I woke up in time for one of the most beautiful and unique sunrises i have ever experienced. It only lasted a few seconds because as soon as the sun rose over the cloudline, it vaporized the nice fluffy clouds and a fast rush of mist washed over us as the clouds rose, diffusing the sun to the point where we could look directly at it, and then to the point where we couldnt see the sun at all or ever our hands in front of our faces. We waited for the mist to clear and then went back down to base camp where we had hot mosh and coffee, packed up the camp and headed back down. A far easker trek (although death on my bad knees) that took just about 4 hours (no more water and food to carry!).
At the bottom we got lunch at a comodore and then made our way back to Xela via chicken buses. It was a good weekend, ended with a few of us getting dinner at a street carnival that had just opened sunday night.
Im getting kicked off the computer now so i need to be brief, this morning i slept late and moved into a nicer hostle, then napped a bit, found a spanish school, signed up, napped a bit more, took 5 hours of spanish lessons and sat down to write this blog. Im still dead tired so to sleep is where im about to go now.
Keep reading, and please comment!
Friday, March 4, 2011
Sunday, February 13, 2011
Sunday, January 30, 2011
Ok folks, here is an update, I know you have been dying to read one. Im not so sure how exciting this update is going to be, or how long, but here we go.
In the past few weeks I have been taking Spanish classes, teaching English at the hotel, and selling wine at Tobacos y Vinos. It hasn’t been a very lucrative time in my life, but I have vastly improved on my Spanish since I started taking lessons from a teacher I originally worked with at a Spanish school, and then hired him privately. Hiring him privately was great because I was able to make my own lesson hours, and he came to my house to tutor me. Literally, all I had to do was roll out of bed and go downstairs to the garden where I took my lessons in the early morning sun. Each day we tackled a different tense or set of grammatical rules, and then had an hour or so of conversation using it. Normally our conversations consisted of talking about Guatemala, my travels, cultural differences between the US and Central/Latin America, and of course the ever present ‘what did you do yesterday?’.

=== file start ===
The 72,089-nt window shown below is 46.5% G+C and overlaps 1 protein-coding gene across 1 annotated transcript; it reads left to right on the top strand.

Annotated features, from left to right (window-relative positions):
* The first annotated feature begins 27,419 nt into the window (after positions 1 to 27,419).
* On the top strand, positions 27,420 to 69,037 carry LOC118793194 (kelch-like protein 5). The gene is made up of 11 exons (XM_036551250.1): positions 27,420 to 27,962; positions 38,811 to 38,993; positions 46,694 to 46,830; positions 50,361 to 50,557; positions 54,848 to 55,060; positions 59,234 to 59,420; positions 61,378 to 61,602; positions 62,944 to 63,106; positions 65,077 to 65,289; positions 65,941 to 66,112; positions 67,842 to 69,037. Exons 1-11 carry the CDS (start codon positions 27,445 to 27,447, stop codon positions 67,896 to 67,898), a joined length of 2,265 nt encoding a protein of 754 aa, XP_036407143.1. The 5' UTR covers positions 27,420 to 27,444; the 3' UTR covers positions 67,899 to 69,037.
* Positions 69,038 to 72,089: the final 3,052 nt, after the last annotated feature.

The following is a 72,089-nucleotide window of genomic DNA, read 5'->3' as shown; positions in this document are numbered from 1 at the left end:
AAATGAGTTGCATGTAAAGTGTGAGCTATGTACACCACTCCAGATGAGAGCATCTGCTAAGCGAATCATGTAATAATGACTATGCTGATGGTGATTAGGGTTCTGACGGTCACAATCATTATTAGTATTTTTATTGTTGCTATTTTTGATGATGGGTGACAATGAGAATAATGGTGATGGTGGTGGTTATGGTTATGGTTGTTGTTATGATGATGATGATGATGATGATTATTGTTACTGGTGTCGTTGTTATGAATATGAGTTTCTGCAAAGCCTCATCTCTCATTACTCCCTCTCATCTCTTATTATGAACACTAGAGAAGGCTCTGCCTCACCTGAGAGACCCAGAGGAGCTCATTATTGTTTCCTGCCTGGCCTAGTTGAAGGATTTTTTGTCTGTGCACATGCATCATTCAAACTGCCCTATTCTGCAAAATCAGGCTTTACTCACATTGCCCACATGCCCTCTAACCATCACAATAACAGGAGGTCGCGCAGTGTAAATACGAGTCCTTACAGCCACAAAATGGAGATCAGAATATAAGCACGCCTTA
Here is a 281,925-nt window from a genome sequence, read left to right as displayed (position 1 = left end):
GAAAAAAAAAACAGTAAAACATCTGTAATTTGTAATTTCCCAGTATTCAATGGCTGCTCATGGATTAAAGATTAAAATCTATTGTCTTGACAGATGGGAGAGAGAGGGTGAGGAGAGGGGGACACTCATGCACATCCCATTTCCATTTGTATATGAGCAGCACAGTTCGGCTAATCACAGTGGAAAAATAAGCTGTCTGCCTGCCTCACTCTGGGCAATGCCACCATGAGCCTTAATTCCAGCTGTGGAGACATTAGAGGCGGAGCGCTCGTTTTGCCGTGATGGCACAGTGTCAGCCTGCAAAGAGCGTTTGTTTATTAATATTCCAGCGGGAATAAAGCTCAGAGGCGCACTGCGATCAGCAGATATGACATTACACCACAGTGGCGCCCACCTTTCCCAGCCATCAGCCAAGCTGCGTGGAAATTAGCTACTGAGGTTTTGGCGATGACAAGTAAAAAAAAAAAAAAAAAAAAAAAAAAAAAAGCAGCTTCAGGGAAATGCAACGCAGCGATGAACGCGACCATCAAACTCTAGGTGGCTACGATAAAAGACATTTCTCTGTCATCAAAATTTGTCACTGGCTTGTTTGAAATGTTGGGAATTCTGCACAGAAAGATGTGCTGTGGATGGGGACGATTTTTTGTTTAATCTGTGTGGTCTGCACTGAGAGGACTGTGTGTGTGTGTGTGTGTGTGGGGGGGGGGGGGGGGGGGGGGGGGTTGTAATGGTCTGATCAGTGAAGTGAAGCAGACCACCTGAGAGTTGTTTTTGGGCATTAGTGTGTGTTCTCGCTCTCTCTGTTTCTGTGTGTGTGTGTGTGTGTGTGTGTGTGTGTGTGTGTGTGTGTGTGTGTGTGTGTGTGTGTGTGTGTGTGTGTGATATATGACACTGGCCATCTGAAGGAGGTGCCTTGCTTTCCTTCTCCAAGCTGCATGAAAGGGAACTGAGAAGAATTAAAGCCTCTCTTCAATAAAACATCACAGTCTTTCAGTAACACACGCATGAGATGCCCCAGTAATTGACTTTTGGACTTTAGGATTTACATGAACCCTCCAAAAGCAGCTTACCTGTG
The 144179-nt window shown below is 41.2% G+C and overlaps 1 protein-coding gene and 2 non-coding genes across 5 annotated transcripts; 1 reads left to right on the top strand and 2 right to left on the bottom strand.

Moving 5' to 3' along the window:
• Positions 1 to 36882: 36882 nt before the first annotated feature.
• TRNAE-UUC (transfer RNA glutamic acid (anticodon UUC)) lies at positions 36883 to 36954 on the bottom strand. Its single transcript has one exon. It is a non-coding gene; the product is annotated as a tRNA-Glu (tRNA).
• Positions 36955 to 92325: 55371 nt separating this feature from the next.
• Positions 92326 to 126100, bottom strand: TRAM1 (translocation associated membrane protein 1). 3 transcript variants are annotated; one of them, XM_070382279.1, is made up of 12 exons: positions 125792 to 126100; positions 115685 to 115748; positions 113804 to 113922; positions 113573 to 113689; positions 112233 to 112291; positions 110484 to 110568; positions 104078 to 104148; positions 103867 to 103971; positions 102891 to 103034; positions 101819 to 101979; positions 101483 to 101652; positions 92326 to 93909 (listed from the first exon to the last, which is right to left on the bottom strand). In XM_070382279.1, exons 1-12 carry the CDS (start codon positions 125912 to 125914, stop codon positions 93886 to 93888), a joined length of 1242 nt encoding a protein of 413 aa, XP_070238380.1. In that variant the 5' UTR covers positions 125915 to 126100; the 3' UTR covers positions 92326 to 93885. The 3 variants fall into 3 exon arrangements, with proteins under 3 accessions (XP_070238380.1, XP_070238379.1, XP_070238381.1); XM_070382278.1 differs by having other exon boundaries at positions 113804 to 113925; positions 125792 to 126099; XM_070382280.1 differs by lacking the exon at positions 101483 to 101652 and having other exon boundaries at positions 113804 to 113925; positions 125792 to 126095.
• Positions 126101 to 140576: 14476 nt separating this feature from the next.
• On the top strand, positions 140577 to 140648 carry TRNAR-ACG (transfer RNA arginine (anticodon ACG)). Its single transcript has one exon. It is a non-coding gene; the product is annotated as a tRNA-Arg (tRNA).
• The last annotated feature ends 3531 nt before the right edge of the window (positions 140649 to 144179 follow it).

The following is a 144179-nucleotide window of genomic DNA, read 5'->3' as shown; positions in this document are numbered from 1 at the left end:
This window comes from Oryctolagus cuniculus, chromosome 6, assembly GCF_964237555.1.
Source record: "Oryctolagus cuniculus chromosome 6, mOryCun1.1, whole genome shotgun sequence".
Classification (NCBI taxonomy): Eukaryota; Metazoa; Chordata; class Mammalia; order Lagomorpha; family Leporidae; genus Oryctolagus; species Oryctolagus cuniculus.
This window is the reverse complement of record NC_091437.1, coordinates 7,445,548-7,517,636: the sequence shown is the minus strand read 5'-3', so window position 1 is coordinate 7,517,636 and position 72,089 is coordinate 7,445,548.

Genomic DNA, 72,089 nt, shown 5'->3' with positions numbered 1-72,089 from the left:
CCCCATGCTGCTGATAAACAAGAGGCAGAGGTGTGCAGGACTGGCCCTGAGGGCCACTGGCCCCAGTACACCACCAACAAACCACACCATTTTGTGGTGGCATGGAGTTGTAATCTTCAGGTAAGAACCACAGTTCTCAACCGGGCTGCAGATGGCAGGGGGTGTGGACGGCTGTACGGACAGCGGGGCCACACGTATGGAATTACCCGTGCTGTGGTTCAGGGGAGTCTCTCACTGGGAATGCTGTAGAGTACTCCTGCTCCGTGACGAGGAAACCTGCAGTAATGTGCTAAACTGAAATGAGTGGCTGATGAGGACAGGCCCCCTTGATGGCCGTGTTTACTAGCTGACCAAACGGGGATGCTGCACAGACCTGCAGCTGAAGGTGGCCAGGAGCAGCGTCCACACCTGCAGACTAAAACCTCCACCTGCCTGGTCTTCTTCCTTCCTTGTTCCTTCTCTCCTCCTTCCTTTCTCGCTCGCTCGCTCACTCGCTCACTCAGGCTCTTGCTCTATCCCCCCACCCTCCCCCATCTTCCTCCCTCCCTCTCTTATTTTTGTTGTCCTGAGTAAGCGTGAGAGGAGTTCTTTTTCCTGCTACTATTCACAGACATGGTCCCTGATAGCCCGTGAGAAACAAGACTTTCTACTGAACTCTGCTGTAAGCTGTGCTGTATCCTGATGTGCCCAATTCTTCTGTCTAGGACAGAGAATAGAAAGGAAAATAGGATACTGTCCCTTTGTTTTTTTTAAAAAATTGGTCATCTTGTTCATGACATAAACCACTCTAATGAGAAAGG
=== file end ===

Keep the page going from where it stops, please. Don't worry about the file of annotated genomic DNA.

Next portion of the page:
Working at the hotel was interesting—and I’d probably say it was exactly the same as it would have been to have been tutoring the service staff at any hotel in the states. That is, I was teaching a group of adults with little-to-no experience in English, and less in formal education. That being said, they were a nice group of people, ages ranging from 18 to the late 50s. Each day was essentially a matter of reviewing the material of the previous day and hopefully building on that to teach some new material. This proved to be a bit more of a challenge than expected because there was no accountability for my students. No grades or exams meant that nobody was checking on their progress. Any homework that I assigned was usually disregarded and forgotten about before the next class. As such, each day required a re-teaching of the last class. Had I more time or a plan to remain at that job in the long term, I would have written my own tests/quizzes and created a grading scheme of my own—if only to establish routine and build procedures for comparing the performance of the individual students over time. Alas, by the time I had acclimated to the class environment, I was already leaving. But more on that later…
My job at the wine shop has proven to be a rather disappointing investment (strictly monetarily speaking). After working here full-time for the past two weeks (and now that I am moving on) I have earned less than the equivalent of two hundred bucks. It’s good that I saved my earnings from working at the school last semester, that’s been enough to keep me afloat through my time in Antigua, and should easily get me through the next month or so I plan to be spending traveling. However, working here has been a positive experience—I learned a bit about cigars, even more about wine, and I now have a better understanding of the ins and outs of a business (well, a cash business). Tambien, working here was mad fun. Otherwise I would have just been sitting around at home all day with nothing to do. Unlike I had previously imagined, the shop is much busier here in the new location (that’s the reason I haven’t posted more—I anticipated more down time in the shop)—people stop in for single (or double, or triple) glasses of wine constantly, and when I’m not serving them I usually need to be washing the glasses, labeling bottles, reorganizing the shelves, taking inventory, counting cigars, or disposing of bottles—not to mention the occasional glass of wine I am forced to enjoy with a customer for far longer than I should. [the photo above is me in the entrance to the wine shop]